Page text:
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Friday, 13 December 2013

I don't know. Don't tell me.

I grew up in an age of conformity, nudged and directed on how and what I should think by parents, church and school. There was no escape from this, no obvious escape, and to be fair for a long time I saw no reason to escape: obey and be happy.

And then things changed. I became a Marxist; revolutionary in my thinking but not fully appreciating I was following a different kind of authority. Nor I suppose did it matter. It was an authority I agreed with. I read comprehensively from Das Kapitol (I managed three chapters) to the obscurest of tracts and even more obscure pamphlets. I could smell heretical splinter groups from fifty yards and treat them with suitable disdain. I was argumentative, pumped up and primed.

Where am I now?

I’m back in the late fifties surrounded by new orthodoxies and realising more fully the original impetus to rebel, this time against a more dangerous and effective conformity enforced by mainstream media.
The bottom line is I just don’t like being told what to do or think – although of course we’re never ‘told’. We are nudged and cajoled along designated patterns of thought. Sometimes it’s blatantly obvious like politicians going on and on about ‘Hard working families’ or ‘The right thing to do.’ Other times it’s more subtle, so much so it becomes part of the wall paper.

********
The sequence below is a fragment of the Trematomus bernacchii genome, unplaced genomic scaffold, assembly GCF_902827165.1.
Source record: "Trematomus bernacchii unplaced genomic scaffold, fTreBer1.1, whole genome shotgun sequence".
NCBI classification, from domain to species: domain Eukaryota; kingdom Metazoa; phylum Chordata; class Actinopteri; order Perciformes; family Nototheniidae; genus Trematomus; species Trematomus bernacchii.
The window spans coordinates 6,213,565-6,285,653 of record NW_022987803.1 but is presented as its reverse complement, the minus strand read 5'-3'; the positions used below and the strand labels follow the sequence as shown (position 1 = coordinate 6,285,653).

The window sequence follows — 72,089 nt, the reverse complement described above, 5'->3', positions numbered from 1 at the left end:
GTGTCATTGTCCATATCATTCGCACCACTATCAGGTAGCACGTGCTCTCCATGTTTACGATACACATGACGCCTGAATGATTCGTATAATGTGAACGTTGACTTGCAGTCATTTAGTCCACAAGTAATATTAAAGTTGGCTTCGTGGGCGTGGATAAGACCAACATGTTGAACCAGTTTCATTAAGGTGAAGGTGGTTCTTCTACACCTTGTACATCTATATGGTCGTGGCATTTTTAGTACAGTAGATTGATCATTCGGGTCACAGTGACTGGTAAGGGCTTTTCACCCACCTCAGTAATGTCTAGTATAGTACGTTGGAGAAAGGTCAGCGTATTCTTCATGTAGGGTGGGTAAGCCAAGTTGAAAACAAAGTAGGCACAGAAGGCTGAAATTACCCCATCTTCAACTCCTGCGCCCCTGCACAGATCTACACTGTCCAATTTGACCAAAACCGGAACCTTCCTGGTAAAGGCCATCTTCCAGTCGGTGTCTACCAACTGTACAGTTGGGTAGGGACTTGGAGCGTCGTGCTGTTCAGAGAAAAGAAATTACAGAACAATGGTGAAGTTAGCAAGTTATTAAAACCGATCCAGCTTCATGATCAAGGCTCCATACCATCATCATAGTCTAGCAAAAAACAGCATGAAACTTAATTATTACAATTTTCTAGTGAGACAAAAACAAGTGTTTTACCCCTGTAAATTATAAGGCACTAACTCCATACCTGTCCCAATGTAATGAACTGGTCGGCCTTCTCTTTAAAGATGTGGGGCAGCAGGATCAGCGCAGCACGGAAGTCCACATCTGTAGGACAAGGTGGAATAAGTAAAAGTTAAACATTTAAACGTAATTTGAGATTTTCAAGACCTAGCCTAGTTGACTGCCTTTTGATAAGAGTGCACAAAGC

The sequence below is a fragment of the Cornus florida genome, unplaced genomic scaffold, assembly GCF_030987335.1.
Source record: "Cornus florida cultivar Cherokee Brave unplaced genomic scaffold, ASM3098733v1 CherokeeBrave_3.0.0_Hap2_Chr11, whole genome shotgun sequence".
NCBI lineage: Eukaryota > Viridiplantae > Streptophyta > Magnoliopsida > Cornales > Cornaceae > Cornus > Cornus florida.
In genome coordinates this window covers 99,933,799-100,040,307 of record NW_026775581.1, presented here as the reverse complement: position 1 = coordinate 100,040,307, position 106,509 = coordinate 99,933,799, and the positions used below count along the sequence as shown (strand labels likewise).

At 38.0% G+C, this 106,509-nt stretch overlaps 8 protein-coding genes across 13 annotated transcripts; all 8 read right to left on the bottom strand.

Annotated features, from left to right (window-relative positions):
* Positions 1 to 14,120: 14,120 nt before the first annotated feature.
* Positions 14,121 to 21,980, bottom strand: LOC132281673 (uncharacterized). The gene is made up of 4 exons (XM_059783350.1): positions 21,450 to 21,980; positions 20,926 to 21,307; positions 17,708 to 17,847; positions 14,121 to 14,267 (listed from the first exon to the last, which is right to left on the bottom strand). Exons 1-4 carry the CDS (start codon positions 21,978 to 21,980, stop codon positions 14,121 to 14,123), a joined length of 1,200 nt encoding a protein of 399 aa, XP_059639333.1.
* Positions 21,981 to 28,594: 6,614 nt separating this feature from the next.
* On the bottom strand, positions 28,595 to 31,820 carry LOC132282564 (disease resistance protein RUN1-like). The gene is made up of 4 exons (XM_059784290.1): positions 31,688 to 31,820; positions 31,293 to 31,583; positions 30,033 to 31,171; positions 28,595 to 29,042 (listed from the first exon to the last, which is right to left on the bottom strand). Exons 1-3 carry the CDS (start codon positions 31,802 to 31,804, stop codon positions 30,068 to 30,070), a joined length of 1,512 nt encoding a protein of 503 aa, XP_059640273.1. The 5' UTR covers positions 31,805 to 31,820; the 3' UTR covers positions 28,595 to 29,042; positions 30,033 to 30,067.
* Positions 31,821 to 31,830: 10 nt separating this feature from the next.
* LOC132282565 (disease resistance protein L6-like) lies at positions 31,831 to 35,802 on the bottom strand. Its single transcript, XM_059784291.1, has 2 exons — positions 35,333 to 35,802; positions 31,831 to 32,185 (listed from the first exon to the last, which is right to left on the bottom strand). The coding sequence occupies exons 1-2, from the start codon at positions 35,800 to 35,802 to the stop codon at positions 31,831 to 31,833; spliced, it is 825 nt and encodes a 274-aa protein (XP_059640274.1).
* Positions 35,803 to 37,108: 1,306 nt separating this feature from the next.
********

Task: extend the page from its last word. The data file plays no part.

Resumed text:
So I’m siding with the ‘naughty’ boys in the class -‘naughty girls,’ if you will. There are politicians and comedians who, instead of arguing a point or constructing a good joke, will say ‘Daily Mail’ and elicit a Pavlovian response, their audience suitably conditioned to snigger or jeer. I’m not championing the Mail. I’m championing its right to exist and attacking the sheep-dog sneer, keeping the flock in line. It must be said the Mail uses similar tactics, their dog whistle being the BBC - and that, too, has a right to exist, though perhaps not, like the Renaissance Church, being the only pulpit in the land.

So, Murdoch - ‘the dirty digger’, Fox News, UKIP, anti EU, anti immigration, the death penalty:  Bugger the arguments for and against. The first sniff I get that ‘Teacher’ doesn’t like them, the more sympathetic I become. Dog whistles alarm me and I don’t care who’s blowing them. They have all the profundity of wrist-bands: short-cuts to thought without the thought. They create herds, all those within, sharing the warmth of like-minded opinion, encouraged to moo at the heretics without.